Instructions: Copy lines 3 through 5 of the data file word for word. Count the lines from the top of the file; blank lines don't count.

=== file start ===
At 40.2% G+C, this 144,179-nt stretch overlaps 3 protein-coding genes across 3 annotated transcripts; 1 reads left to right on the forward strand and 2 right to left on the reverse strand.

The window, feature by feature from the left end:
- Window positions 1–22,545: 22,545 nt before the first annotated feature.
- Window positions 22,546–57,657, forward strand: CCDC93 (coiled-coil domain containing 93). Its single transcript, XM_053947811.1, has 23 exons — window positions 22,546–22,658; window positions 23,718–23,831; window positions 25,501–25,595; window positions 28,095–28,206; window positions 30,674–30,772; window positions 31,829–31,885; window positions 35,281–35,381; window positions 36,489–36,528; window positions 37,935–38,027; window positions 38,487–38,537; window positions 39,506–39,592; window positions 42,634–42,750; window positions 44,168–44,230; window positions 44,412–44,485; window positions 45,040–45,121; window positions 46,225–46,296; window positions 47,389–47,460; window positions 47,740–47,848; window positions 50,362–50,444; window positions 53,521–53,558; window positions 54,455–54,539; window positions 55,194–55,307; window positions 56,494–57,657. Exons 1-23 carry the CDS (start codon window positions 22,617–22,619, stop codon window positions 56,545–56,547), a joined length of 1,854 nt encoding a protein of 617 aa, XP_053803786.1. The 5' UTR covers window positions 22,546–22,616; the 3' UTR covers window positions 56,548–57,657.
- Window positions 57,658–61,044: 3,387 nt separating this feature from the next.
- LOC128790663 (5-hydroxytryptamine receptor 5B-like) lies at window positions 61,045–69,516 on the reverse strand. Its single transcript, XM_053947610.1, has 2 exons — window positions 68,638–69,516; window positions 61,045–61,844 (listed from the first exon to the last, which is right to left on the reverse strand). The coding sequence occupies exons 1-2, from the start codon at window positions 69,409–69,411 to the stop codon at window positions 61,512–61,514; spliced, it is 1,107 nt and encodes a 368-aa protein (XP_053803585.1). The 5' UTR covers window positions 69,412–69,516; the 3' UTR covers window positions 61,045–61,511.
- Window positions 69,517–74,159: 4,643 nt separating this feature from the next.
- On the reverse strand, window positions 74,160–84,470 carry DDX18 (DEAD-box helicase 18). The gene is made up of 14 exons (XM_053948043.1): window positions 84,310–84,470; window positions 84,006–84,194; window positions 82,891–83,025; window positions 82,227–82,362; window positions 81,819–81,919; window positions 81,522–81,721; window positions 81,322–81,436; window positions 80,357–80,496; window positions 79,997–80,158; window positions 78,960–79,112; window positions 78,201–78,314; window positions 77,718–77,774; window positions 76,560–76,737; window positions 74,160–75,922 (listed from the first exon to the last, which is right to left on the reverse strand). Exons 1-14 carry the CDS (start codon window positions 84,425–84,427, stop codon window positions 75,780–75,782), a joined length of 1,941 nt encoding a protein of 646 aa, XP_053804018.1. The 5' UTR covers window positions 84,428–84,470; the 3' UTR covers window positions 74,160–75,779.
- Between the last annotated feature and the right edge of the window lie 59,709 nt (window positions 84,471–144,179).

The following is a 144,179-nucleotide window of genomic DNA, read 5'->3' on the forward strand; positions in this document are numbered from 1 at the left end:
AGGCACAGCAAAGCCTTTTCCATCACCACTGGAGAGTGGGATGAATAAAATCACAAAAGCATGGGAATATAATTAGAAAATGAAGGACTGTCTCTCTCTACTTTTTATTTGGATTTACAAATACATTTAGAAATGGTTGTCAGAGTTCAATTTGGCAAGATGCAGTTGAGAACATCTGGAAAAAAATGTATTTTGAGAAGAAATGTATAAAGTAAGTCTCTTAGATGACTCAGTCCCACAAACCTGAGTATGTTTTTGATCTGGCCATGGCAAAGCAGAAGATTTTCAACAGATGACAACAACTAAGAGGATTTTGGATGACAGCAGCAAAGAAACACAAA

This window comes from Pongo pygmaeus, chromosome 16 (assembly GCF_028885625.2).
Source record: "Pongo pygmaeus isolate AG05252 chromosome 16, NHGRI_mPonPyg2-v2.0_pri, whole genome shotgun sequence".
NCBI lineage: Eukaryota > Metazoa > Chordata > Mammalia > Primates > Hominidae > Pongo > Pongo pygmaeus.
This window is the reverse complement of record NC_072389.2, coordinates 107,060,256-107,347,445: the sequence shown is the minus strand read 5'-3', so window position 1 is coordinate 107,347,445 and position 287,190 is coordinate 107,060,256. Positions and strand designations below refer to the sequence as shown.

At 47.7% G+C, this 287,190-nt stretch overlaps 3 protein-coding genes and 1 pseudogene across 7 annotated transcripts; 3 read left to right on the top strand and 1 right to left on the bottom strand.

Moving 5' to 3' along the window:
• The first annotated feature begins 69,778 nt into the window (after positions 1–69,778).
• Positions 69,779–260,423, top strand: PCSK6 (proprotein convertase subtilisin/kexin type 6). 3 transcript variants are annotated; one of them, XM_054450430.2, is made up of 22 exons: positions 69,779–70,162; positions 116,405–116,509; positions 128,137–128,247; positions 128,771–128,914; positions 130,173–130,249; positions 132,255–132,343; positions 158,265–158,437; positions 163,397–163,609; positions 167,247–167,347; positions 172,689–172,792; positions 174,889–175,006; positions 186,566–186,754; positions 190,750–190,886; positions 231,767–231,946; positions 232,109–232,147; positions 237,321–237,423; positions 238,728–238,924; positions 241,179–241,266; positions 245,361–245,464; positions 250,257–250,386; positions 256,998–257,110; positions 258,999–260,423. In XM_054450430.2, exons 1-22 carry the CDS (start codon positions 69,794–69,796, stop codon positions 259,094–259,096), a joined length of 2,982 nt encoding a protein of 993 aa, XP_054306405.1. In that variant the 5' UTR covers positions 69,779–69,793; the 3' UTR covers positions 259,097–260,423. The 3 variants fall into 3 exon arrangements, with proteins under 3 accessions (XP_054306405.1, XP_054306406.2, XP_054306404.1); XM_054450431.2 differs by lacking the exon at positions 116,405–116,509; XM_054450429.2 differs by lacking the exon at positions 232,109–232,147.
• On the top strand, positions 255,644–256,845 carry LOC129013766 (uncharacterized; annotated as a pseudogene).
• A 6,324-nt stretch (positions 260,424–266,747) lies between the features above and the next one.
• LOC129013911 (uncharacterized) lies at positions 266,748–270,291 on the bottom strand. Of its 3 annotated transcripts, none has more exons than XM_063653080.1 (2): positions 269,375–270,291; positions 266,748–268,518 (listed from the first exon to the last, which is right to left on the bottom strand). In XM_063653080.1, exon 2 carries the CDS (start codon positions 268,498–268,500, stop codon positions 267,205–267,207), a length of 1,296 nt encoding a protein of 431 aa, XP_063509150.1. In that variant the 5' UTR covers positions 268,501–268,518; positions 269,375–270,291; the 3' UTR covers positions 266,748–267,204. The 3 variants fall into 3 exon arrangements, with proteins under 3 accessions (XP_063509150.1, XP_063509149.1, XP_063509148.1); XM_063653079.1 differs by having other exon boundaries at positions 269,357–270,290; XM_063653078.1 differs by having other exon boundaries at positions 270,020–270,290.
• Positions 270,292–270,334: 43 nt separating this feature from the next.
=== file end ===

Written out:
- Window positions 1–22,545: 22,545 nt before the first annotated feature.
- Window positions 22,546–57,657, forward strand: CCDC93 (coiled-coil domain containing 93). Its single transcript, XM_053947811.1, has 23 exons — window positions 22,546–22,658; window positions 23,718–23,831; window positions 25,501–25,595; window positions 28,095–28,206; window positions 30,674–30,772; window positions 31,829–31,885; window positions 35,281–35,381; window positions 36,489–36,528; window positions 37,935–38,027; window positions 38,487–38,537; window positions 39,506–39,592; window positions 42,634–42,750; window positions 44,168–44,230; window positions 44,412–44,485; window positions 45,040–45,121; window positions 46,225–46,296; window positions 47,389–47,460; window positions 47,740–47,848; window positions 50,362–50,444; window positions 53,521–53,558; window positions 54,455–54,539; window positions 55,194–55,307; window positions 56,494–57,657. Exons 1-23 carry the CDS (start codon window positions 22,617–22,619, stop codon window positions 56,545–56,547), a joined length of 1,854 nt encoding a protein of 617 aa, XP_053803786.1. The 5' UTR covers window positions 22,546–22,616; the 3' UTR covers window positions 56,548–57,657.
- Window positions 57,658–61,044: 3,387 nt separating this feature from the next.